But Gus was not the club money man. That fellow was a somewhat mysterious figure named Niko, who showed up at most every game but always watched from a safe remove. If there were bleachers, he sat apart from the crowd. At less formal venues, we could see him leaning against his gold late-model Mercedes sedan, always off by himself. If we happened to win the match, Niko would waltz onto the field, slap backs, pinch cheeks and distribute crisp $50 bills — $100s if the victim happened to be rivals Hellenica or Italica. If we lost, Niko was gone before the final whistle. One time we surrendered a golden goal to lose a Cup tie — to some Irish team across the Charles, in Brighton — and Niko chased the referee and linesmen to their cars while showering them with all manner of Greek and English invective.

The Brooklyn Italians operated at a higher level. They were, in many ways, the Cosmos of ethnic soccer. Their players were paid regularly, win, lose or draw, according to Windischmann. But Greek Sportsmen and most semi-pro ethnic clubs from this primordial era worked on less formal understandings: win, and in all likelihood you get paid; lose, and you could pretty much forget about any money.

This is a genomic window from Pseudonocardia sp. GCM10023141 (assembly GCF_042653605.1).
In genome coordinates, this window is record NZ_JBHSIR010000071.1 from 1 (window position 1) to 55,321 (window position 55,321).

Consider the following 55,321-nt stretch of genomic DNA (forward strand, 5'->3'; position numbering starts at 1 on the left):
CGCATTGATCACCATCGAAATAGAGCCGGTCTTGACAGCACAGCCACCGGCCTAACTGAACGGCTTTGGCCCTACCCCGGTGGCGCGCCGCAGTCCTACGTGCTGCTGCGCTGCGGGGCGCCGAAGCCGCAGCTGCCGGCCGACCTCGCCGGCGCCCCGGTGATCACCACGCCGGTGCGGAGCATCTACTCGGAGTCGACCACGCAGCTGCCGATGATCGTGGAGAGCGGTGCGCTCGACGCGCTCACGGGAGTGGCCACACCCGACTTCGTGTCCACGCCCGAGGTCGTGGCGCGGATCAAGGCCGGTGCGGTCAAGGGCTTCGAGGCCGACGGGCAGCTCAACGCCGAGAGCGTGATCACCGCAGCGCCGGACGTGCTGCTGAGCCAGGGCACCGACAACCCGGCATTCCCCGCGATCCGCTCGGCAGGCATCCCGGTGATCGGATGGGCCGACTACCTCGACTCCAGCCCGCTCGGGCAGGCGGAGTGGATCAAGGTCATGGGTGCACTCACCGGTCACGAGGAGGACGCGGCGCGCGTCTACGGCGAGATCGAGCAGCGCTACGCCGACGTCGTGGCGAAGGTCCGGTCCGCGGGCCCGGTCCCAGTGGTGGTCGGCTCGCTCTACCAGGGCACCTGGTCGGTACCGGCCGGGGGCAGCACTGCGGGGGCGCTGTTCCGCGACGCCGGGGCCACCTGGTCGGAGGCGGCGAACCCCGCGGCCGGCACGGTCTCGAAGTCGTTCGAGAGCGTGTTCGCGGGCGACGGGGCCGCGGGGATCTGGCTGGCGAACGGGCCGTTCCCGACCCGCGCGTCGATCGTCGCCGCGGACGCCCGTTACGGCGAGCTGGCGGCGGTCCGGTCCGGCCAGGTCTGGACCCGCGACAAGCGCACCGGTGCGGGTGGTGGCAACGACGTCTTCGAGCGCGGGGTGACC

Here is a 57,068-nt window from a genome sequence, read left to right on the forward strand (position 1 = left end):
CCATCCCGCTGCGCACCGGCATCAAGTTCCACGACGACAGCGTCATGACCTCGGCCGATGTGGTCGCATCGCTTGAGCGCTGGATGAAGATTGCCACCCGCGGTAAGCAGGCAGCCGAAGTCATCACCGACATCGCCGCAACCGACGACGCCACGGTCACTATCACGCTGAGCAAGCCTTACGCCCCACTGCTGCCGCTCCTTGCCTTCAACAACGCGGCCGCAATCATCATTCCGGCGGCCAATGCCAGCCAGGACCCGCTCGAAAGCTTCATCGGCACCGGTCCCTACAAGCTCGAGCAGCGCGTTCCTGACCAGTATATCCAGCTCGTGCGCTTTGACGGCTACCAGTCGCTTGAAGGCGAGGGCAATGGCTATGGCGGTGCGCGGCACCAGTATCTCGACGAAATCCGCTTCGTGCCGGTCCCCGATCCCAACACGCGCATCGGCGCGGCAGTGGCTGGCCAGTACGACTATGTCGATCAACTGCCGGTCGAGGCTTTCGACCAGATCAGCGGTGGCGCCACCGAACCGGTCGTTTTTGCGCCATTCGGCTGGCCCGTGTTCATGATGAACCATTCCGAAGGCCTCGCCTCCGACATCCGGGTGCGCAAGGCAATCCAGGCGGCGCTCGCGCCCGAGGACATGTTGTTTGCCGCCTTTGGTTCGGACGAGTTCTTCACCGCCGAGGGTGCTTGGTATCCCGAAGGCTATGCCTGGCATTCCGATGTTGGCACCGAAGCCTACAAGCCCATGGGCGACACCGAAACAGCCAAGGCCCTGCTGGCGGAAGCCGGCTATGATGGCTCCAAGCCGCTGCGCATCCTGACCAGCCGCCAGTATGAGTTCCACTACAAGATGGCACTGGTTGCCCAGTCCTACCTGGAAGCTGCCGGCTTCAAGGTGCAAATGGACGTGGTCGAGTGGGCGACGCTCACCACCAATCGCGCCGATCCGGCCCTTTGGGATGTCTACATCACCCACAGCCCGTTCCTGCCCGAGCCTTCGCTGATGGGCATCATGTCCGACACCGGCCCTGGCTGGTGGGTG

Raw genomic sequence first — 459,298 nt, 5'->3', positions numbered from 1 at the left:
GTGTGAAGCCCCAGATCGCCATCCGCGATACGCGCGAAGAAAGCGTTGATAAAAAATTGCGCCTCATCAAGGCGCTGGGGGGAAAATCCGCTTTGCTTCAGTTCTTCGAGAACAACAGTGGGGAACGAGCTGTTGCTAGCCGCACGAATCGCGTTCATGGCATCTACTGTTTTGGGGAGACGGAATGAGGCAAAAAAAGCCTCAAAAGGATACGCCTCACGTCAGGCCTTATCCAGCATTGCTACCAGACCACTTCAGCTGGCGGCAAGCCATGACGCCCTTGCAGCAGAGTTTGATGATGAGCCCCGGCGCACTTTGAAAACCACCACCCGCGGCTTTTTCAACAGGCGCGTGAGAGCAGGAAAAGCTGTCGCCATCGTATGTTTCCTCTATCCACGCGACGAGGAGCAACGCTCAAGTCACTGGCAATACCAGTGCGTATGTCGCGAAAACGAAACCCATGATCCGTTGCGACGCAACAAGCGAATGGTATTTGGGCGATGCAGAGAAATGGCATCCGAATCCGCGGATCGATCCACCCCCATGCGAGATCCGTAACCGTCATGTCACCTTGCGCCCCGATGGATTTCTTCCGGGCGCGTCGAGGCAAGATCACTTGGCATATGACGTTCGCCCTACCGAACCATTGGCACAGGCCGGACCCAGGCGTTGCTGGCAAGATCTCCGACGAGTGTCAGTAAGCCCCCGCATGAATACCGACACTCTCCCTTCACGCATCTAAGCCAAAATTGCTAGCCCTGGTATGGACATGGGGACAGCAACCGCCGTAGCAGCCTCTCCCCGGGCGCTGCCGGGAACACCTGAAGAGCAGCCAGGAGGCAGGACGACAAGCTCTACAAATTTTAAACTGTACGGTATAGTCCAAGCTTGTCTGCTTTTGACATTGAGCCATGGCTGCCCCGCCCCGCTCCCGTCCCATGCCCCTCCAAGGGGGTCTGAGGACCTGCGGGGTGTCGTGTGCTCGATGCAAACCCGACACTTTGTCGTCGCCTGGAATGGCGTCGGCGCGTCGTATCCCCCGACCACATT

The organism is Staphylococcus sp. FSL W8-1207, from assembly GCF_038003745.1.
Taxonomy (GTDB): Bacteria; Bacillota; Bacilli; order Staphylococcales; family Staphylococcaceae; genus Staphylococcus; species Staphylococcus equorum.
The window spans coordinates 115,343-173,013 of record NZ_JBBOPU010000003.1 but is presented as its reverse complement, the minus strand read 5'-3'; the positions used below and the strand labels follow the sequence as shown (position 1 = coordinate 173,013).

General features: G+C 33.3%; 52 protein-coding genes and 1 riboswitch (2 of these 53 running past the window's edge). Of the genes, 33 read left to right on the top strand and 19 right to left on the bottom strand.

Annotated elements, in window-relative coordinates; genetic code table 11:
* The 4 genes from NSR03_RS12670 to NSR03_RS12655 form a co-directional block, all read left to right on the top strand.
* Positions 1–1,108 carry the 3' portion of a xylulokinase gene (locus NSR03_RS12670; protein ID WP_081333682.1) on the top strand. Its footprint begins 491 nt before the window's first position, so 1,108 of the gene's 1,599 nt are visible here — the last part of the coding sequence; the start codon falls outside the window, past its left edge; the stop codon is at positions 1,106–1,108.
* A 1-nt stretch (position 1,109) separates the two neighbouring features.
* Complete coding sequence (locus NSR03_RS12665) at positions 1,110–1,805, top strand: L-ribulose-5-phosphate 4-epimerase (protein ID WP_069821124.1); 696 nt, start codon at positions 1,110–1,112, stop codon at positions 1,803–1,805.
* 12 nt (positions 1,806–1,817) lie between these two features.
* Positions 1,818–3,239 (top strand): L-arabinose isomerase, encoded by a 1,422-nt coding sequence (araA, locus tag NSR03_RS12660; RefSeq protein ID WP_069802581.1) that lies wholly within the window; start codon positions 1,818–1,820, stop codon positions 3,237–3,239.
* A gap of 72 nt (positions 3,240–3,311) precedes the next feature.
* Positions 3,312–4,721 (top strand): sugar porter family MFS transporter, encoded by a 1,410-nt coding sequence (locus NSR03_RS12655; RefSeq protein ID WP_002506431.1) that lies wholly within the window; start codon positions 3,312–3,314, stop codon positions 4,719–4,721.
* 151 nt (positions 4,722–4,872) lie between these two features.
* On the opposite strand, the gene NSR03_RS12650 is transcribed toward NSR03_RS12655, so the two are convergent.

“Most of the time you got paid win or lose, but there were times when you lost and didn’t get anything, only a meal back at the club, which, in college, we thought that was pretty great too,” says Brian Bliss, who first partook of the ethnic scene while attending Division II power Southern Connecticut State in Bridgeport. “During my junior and senior years, we’d get on the train in New Haven and truck it down to Mt. Vernon, just north of the city, and play games in the Cosmopolitan League. Some times we’d practice twice a week, then we’d take the train down on the weekends to play the games.